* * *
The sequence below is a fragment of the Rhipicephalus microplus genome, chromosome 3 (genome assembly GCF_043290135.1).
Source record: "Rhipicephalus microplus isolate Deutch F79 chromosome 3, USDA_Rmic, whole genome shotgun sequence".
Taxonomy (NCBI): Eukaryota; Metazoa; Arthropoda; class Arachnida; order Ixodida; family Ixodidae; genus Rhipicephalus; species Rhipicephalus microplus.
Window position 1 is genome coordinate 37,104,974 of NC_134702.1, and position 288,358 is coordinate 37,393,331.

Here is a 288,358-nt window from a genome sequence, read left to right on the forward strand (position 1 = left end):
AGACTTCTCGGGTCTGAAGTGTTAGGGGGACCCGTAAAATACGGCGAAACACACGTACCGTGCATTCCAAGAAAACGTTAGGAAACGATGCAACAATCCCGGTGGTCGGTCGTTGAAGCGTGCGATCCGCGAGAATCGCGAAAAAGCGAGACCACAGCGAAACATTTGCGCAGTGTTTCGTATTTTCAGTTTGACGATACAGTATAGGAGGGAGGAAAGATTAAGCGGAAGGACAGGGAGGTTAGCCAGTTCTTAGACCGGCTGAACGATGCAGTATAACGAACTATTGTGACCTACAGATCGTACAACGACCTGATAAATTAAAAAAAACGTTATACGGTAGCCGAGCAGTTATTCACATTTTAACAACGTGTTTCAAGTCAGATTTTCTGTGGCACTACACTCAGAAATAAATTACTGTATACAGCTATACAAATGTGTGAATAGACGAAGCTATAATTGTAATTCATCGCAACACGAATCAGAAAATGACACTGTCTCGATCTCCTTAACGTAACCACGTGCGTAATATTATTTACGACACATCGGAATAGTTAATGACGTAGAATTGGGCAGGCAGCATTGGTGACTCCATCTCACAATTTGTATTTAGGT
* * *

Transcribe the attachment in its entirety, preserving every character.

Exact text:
The sequence below is a fragment of the Rhipicephalus microplus genome, chromosome 3 (genome assembly GCF_043290135.1).
Source record: "Rhipicephalus microplus isolate Deutch F79 chromosome 3, USDA_Rmic, whole genome shotgun sequence".
Taxonomy (NCBI): Eukaryota; Metazoa; Arthropoda; class Arachnida; order Ixodida; family Ixodidae; genus Rhipicephalus; species Rhipicephalus microplus.
Window position 1 is genome coordinate 37,104,974 of NC_134702.1, and position 288,358 is coordinate 37,393,331.

Here is a 288,358-nt window from a genome sequence, read left to right on the forward strand (position 1 = left end):
AGACTTCTCGGGTCTGAAGTGTTAGGGGGACCCGTAAAATACGGCGAAACACACGTACCGTGCATTCCAAGAAAACGTTAGGAAACGATGCAACAATCCCGGTGGTCGGTCGTTGAAGCGTGCGATCCGCGAGAATCGCGAAAAAGCGAGACCACAGCGAAACATTTGCGCAGTGTTTCGTATTTTCAGTTTGACGATACAGTATAGGAGGGAGGAAAGATTAAGCGGAAGGACAGGGAGGTTAGCCAGTTCTTAGACCGGCTGAACGATGCAGTATAACGAACTATTGTGACCTACAGATCGTACAACGACCTGATAAATTAAAAAAAACGTTATACGGTAGCCGAGCAGTTATTCACATTTTAACAACGTGTTTCAAGTCAGATTTTCTGTGGCACTACACTCAGAAATAAATTACTGTATACAGCTATACAAATGTGTGAATAGACGAAGCTATAATTGTAATTCATCGCAACACGAATCAGAAAATGACACTGTCTCGATCTCCTTAACGTAACCACGTGCGTAATATTATTTACGACACATCGGAATAGTTAATGACGTAGAATTGGGCAGGCAGCATTGGTGACTCCATCTCACAATTTGTATTTAGGT